The Daily Grind: How do you define ‘old-school’ MMORPGs?


One of the topics that comes up every year come award time is how we decided which MMORPGs are old enough – whether by style or by age – to constitute being a “classic” MMO and therefore eligible for awards like “best classic MMO.” Anybody telling you this is an easy call is lying, and you can spot it right away by trying to figure out where WoW Retail and WoW Classic goes. This is a genre where extremely “classic” MMOs like EverQuest have their own classic and legacy servers much newer than the originals – and where one of the biggest MMOs in the industry is 20 years old and still getting AAA marketing and dev budget.

I recently saw the MMORPG subreddit grappling with the same question on how to define “old-school” – and that term suffers from some of the same problems when games as different as Ultima Online, EverQuest, Star Wars Galaxies, City of Heroes, and World of Warcraft all came out in the first seven years of the genre. They’re all old-school in spite of being very little alike except in massiveness. Massivity. Massiveliness. Mass?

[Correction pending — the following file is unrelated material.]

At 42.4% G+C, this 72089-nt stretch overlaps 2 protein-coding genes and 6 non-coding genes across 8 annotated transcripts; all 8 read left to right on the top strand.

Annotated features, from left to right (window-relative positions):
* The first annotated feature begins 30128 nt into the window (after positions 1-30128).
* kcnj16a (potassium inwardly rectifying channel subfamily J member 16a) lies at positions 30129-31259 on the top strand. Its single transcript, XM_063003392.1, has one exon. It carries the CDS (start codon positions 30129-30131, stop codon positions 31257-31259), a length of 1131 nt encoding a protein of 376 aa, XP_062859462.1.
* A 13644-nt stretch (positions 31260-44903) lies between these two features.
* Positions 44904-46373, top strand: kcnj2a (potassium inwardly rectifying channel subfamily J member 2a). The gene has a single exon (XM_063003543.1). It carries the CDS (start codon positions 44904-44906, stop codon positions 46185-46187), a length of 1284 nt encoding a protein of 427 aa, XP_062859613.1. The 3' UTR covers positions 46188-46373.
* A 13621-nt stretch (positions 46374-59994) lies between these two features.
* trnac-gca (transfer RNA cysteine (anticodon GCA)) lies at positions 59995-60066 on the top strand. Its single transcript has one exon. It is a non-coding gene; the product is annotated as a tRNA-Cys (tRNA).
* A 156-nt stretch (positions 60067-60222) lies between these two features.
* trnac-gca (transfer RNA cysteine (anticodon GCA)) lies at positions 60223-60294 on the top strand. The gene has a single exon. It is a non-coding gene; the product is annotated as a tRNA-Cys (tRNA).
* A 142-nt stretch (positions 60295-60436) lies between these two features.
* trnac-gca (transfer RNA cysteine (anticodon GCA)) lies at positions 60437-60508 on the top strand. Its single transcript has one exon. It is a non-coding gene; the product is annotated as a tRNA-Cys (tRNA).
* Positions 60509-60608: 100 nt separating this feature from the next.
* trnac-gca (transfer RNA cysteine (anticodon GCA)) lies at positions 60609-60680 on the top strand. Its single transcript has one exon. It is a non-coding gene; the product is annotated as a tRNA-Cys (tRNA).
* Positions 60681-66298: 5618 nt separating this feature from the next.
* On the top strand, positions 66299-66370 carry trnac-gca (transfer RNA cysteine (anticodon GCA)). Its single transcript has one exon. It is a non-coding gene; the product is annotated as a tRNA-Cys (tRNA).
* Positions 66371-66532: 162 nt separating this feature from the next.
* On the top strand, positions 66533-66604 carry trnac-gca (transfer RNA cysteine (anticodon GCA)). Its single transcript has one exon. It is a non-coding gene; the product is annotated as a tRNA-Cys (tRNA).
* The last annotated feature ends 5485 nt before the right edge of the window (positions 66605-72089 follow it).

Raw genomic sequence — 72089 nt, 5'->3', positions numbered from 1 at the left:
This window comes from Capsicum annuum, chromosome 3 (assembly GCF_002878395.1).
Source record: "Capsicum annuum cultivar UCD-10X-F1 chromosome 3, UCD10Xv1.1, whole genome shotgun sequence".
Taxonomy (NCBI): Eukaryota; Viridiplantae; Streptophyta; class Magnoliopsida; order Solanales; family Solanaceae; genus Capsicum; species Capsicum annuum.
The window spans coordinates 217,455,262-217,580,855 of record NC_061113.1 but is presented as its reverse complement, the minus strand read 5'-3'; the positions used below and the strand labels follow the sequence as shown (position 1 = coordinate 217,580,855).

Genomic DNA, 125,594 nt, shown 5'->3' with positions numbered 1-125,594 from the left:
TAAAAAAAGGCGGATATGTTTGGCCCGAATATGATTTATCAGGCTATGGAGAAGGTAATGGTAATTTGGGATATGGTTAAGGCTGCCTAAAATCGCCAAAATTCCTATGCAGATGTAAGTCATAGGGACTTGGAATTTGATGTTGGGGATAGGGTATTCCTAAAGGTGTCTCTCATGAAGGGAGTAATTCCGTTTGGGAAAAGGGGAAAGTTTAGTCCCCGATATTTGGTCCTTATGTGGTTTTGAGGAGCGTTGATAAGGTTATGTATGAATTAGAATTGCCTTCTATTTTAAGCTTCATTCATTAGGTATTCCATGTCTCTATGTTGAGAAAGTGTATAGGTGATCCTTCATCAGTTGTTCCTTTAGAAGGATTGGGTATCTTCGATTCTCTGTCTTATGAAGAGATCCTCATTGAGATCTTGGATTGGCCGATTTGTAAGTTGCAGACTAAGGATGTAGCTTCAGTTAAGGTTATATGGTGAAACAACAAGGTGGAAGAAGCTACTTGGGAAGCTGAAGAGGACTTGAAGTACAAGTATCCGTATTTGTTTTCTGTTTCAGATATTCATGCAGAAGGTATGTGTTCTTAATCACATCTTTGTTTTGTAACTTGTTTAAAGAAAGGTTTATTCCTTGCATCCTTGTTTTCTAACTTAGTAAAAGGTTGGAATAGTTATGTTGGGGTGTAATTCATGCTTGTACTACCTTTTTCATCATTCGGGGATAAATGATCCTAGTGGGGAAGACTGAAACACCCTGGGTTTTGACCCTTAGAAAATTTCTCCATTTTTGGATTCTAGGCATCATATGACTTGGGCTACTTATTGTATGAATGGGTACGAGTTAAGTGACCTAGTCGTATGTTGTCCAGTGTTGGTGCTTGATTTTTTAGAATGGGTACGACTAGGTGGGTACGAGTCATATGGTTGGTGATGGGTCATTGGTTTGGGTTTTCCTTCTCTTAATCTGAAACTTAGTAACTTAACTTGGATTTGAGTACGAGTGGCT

And yet if I say the words “old-school” or “classic,” you probably still have a vision in your head of what that means. So tell me about it. How do you define “old-school” MMORPGs? If a developer claims his game is an old-school MMO, what would you assume he’s getting at?

Every morning, the Massively Overpowered writers team up with mascot Mo to ask MMORPG players pointed questions about the massively multiplayer online roleplaying genre. Grab a mug of your preferred beverage and take a stab at answering the question posed in today’s Daily Grind!
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